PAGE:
It was a three day process (if you don't count the days I spent buying cream cheese - you see I buy cream cheese when it's on sale because it's so expensive and it's a must for cheesecake. I keep a stock of it in the fridge just in case)... the first day I made the toffee and caramel sauce. The second day I made the cheesecake itself so it could age overnight in the fridge. And this morning I assembled it... Gorgeous! ***sigh*** A masterpiece!!! It was a doubled recipe in the largest springform pan known to man.

The crowds oooed and ahhed as I walked past them-caramel running over the sides of the cake carrying chunks of toffee like pieces of glacier. People begged for samples as I cut it into bite sized pieces for the judges. After the judges' portion was set aside the rest of the cake was put out for general consumption at the company picnic.

It was the only cake to be demolished and people came back to pick at the crust and the globs of caramel and cream cheese.

When the flies had settled on what was left over by all the other contestants, my plate was completely clean. I knew it would be...

...and as I sat at my desk, knowing full well that I would not even place, I was still very surprised that I didn't.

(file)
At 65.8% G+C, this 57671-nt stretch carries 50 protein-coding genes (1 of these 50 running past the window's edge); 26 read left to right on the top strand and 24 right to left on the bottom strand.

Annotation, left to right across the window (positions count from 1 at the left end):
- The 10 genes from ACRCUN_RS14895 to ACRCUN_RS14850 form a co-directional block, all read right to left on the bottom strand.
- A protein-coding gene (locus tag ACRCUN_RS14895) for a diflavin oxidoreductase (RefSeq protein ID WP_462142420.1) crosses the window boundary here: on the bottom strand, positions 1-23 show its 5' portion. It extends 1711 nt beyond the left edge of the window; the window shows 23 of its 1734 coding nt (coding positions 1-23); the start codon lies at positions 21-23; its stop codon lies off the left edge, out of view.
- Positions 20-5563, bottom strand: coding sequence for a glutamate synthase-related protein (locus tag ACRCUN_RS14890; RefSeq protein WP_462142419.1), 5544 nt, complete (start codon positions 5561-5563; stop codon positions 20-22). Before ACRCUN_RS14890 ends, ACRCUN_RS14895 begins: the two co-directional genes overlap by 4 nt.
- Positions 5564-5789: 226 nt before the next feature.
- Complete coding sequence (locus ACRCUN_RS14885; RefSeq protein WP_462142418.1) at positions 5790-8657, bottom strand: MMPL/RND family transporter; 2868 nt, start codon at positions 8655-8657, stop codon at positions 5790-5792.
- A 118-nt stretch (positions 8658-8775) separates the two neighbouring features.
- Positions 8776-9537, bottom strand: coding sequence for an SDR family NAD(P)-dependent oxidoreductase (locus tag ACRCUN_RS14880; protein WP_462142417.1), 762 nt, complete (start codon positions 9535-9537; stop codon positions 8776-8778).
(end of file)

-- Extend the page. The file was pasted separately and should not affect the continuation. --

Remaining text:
Nope, I didn't even place. The top two prizes went to box mixes with adders - I should have known. I have copies of all the cake mix doctor cookbooks and they are pretty good... but if I were judging a bake-off and saw a list of ingredients would I pick the cake that had "1 chocolate cake mix" right at the top of the recipe?

I admit it, I'm a snob. I am a dessert snob. Is that a crime?

At the end of the day did the judges go with what tasted best? Who knows. You will think that they did. But I tried all the competition and have to say that the desserts I thought were best were others that did not place - a carrot cake nearly as good as the one I make, a pecan pie cookie bar that was delightful, a banana cake that was light and scrumptious and Indian carrot dessert that was better than what I had previously tasted in my favorite restaurant...

maybe my taste buds are just so superior to the average shmo' who'd volunteer to be an office dessert contest judge (we all know the type), that I completely missed the boat.

-a fellow contestant smiled at me and said, we just need to try harder next year.